Reforms Needed to Stop Police Brutality in the US

It appears the US has lost the plot as police brutality hit new highs. Every week, a new case of police brutality is reported and there does not seem to be any end to what seems like a power struggle between the public and the police. 

The general populace is calling for reform and new policies to be implemented to curb the injustice and excessive force that is executed on suspected perpetrators.

Building trust

The bridge between the minority civilian and the police has been growing wider apart and the only way to rebuild that bridge is to stand accountable for actions – not only of past events but in every situation where police brutality is reported. Too many assumptions are being made about minority groups and how minority groups view the police. 

To restore trust, the police must meet with the minority groups and hear their grievances. This should not be a time to justify past wrongs but to find ways to move forward. In the same way, however, the minority groups need to acknowledge that there are two sides to a coin and work with the police to bring known felons to justice.

Unbiased training

Police brutality lawyers have their hands full not because police officers are inherently racist but rather because of a subconscious bias against minority groups. Past social inequalities have rendered many black neighborhoods to slums and as a result, there is more crime reported in these areas.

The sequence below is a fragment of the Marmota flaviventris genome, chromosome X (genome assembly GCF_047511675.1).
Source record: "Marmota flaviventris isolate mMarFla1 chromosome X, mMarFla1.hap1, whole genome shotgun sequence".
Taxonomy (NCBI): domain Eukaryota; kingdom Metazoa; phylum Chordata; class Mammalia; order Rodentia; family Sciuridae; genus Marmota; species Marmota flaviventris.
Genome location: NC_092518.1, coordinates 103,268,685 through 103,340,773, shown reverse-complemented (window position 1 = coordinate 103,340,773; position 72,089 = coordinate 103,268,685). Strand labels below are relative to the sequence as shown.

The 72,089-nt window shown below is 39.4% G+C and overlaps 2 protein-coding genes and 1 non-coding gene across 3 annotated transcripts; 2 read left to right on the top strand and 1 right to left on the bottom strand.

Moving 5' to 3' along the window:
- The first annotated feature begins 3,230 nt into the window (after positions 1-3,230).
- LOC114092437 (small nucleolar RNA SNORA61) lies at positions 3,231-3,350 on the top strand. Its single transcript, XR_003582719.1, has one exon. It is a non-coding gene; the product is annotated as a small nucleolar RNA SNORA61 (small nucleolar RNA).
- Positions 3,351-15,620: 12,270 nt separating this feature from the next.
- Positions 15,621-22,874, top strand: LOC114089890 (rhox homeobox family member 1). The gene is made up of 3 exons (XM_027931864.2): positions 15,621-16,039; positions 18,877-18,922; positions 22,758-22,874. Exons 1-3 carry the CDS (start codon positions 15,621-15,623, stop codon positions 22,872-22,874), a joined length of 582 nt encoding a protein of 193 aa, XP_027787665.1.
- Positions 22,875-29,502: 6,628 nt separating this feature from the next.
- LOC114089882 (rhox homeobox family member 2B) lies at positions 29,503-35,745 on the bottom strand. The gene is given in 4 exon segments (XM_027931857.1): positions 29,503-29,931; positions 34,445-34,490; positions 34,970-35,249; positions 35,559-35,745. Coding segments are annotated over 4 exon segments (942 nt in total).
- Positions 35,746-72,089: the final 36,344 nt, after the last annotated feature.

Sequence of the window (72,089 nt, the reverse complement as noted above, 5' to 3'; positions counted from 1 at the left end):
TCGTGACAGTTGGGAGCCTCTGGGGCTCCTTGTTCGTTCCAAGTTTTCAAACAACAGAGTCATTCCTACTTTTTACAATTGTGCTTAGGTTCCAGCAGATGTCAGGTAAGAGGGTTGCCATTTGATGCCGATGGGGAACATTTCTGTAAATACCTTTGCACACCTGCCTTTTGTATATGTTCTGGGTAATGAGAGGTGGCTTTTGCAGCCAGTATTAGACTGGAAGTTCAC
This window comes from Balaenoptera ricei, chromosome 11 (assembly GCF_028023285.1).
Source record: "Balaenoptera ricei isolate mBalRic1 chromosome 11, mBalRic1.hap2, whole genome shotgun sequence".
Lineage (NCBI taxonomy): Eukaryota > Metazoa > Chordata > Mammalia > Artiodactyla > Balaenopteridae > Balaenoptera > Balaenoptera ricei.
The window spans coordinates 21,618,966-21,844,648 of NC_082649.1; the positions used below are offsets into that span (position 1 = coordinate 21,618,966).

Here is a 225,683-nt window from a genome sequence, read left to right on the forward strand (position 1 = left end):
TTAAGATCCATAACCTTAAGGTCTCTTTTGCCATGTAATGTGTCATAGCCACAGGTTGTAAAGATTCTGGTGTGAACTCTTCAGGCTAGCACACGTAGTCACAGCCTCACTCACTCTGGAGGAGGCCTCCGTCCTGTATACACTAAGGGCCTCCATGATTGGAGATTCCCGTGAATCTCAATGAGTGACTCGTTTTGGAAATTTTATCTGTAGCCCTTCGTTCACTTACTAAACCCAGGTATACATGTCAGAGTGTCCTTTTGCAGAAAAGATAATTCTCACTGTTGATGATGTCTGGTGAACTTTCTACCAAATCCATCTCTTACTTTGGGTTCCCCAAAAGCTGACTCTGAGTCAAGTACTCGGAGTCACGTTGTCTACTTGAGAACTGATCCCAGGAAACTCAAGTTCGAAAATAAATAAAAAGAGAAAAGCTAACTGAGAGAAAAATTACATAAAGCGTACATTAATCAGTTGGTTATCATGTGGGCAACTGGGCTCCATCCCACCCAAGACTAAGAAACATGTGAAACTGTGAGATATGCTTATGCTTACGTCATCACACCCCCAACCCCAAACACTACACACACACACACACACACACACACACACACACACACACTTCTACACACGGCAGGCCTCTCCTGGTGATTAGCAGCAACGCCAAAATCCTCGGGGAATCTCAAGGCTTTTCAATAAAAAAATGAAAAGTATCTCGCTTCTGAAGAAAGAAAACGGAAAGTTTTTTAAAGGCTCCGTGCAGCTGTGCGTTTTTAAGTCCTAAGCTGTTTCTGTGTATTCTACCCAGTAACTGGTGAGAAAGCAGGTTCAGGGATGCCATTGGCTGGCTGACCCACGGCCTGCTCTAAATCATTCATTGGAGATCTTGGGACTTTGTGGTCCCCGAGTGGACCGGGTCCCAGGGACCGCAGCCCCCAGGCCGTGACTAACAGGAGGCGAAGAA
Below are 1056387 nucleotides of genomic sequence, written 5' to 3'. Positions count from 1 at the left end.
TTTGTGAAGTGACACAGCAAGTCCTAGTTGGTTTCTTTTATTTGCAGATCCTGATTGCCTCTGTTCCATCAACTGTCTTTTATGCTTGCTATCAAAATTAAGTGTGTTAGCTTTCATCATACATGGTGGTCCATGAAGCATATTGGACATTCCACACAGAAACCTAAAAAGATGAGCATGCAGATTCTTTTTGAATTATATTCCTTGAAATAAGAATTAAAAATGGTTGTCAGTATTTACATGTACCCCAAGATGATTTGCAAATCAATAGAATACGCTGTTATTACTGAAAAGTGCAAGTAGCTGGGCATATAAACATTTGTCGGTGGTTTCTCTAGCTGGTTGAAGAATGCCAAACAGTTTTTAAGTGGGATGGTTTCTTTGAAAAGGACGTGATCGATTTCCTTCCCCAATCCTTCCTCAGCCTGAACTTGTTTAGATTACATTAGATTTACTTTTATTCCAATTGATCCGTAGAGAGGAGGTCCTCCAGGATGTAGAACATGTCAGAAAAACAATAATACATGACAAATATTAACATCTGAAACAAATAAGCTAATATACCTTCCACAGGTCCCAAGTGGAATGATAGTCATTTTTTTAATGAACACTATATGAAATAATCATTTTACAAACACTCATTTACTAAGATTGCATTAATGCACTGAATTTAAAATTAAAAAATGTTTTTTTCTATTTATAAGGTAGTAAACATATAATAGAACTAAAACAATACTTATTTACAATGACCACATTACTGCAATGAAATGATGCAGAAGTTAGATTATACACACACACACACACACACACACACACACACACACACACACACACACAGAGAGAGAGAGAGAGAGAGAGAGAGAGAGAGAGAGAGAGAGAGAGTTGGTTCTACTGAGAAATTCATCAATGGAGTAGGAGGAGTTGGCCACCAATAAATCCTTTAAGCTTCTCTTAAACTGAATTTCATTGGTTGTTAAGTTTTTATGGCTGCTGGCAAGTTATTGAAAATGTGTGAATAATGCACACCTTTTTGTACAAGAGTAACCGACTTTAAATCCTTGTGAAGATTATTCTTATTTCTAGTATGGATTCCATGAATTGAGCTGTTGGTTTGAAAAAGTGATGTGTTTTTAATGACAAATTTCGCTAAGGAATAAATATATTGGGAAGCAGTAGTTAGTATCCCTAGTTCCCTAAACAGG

Over time, a police officer can grow to become biased only because of the frequency of crime in these areas. To circumvent this issue, police should go for continual training to react to situations rather than skin color. 

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Assessing situations

As it currently stands, the police are trained to act on instinct when caught up in difficult situations. These instincts often save their lives, but when they put themselves in difficult situations, they can cause tension and danger that could have been avoided if they had approached the situation from a different perspective. 

The way police approach potential hostile situations needs to be addressed to try and minimize the tension between the suspect and the police. More emphasis should be placed on support and how police approach and execute arrests. 

Transparent accountability

There are too many police brutality cases that get swept under the rug and very little transparency when it comes to the disciplinary processes involved when police misconduct was discovered. The laws are written in such a way that a police officer has more rights to violence than a civilian. 

This leads to a much lower conviction rate against police who have used excessive force. For police to be held accountable for their actions, the laws that govern their actions should be brought down and resemble the laws of the general public. 

Higher standards

The police are there to serve and protect, not pillage and endanger. However, the bar for becoming a police officer is not set very high. This leads to people becoming police officers who do not have the right psychological resolve to handle the pressures of the job. 

The right people for the job will not necessarily do the job because police officers do not get paid well, compared to other high-risk vocations. If the police are paid better, the standards can also be raised.